Estimates of Australia’s non-heterosexual population


Background  Demographers have studied minority populations for many years, but relatively little attention has been paid to sexual minority groups. Population estimates for sexual minorities would be useful as denominators for a range of health and socioeconomic indicators, to monitor representation in employment, assist budget planning and inform the marketing of goods and services.
Aim The aim of this paper is to present some approximate estimates of the non-heterosexual adult population of Australia in mid-2016 by sex, broad age group and state and territory.
Data and methods  Data on sexual identity were sourced from three nationally representative surveys: the Household Income and Labour Dynamics in Australia survey, the second Australian Study of Health and Relationships and the ABS General Social Survey. Use was made also of 2016 ABS Census of Population and Housing (Census) data and Estimated Resident Populations. Prevalence rates of the non-heterosexual population aged 18+ were averaged over the three surveys and multiplied by ERP to obtain national population estimates. Census data on same-sex couples were used to distribute the national estimates by state and territory.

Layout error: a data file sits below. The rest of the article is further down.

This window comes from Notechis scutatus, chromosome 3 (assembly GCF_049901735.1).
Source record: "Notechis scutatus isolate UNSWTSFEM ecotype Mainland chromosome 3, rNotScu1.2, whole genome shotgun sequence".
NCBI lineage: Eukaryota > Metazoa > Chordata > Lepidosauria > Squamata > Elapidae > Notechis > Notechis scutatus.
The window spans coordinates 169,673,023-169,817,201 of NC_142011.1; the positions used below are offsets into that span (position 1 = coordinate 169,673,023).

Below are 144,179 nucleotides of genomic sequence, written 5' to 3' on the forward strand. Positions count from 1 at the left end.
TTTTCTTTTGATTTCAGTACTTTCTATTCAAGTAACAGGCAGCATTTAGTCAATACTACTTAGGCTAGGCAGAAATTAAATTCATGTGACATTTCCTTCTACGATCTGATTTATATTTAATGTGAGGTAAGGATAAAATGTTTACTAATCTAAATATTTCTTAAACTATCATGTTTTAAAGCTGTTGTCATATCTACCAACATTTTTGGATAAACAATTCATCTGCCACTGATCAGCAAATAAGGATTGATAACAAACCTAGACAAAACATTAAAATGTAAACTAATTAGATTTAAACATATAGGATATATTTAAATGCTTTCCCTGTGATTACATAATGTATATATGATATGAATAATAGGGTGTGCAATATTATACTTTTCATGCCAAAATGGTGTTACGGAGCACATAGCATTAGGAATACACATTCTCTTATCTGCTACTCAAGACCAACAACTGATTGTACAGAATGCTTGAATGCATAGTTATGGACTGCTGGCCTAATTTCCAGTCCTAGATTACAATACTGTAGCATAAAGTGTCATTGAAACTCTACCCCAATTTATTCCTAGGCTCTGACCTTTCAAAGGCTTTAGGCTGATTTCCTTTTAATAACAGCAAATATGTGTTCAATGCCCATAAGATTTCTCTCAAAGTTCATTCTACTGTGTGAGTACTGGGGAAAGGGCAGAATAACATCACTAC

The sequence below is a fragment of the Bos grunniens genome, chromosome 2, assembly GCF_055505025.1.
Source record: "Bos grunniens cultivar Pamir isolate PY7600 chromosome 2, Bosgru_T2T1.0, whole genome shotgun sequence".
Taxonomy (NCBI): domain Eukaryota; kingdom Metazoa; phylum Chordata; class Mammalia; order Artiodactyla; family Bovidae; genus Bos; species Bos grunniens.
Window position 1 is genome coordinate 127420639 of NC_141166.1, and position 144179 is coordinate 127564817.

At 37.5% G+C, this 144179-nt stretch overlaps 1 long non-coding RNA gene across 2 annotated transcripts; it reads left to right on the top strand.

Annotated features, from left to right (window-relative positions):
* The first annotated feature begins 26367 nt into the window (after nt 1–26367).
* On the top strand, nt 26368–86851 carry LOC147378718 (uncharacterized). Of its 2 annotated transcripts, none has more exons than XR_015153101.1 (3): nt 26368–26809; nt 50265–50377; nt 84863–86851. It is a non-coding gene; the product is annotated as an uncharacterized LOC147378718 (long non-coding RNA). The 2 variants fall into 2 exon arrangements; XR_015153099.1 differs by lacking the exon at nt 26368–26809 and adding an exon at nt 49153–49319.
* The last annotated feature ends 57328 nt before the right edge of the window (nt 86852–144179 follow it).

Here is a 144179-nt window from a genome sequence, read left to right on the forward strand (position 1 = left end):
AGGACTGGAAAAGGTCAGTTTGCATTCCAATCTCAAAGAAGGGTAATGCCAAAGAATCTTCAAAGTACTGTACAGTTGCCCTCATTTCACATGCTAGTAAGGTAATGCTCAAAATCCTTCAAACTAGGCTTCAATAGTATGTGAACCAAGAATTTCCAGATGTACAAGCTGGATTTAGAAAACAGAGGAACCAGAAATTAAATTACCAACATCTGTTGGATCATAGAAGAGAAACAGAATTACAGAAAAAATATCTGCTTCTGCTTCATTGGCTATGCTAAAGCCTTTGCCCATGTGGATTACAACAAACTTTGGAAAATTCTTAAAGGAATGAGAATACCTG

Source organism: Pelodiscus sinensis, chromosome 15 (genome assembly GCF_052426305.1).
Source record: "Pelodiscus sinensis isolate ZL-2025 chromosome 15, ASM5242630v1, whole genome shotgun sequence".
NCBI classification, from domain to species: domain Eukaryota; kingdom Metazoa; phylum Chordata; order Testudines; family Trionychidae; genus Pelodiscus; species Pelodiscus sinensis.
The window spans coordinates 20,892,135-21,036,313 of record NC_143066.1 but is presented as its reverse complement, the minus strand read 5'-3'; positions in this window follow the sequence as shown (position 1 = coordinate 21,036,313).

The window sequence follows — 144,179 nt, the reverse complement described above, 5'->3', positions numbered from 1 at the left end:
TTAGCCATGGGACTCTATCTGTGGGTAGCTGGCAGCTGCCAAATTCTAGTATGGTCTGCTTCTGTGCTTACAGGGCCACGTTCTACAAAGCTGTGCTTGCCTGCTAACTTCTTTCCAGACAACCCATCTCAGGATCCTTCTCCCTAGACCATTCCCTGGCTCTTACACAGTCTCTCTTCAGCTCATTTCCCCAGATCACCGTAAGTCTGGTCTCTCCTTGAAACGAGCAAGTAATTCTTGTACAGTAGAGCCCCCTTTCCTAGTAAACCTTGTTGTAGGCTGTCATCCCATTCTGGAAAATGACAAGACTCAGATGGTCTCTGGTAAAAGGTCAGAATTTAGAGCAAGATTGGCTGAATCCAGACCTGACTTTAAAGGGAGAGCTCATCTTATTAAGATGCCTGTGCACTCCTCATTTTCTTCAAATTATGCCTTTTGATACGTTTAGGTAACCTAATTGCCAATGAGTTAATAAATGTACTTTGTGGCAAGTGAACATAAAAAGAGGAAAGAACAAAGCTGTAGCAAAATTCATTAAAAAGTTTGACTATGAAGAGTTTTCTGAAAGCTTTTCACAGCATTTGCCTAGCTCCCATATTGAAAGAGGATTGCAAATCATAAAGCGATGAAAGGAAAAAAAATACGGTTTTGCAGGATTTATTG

Results  Australia’s non-heterosexual population aged 18+ in 2016 is estimated to have been 592,000, representing about 3.2% of the adult population. New South Wales is home to the largest non-heterosexual population (about 204,000) and the Northern Territory the smallest (4,700), while the highest prevalence is in the Australian Capital Territory (5.1%).
Conclusions  Australia’s non-heterosexual population is a relatively small population, but its prevalence varies considerably by age and sex and between states and territories. Estimates of this population should prove useful for monitoring health and wellbeing and for a variety of planning and policy purposes.


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How to Cite
WilsonT., & ShalleyF. (2018). Estimates of Australia’s non-heterosexual population. Australian Population Studies, 2(1), 26-38.
Research Papers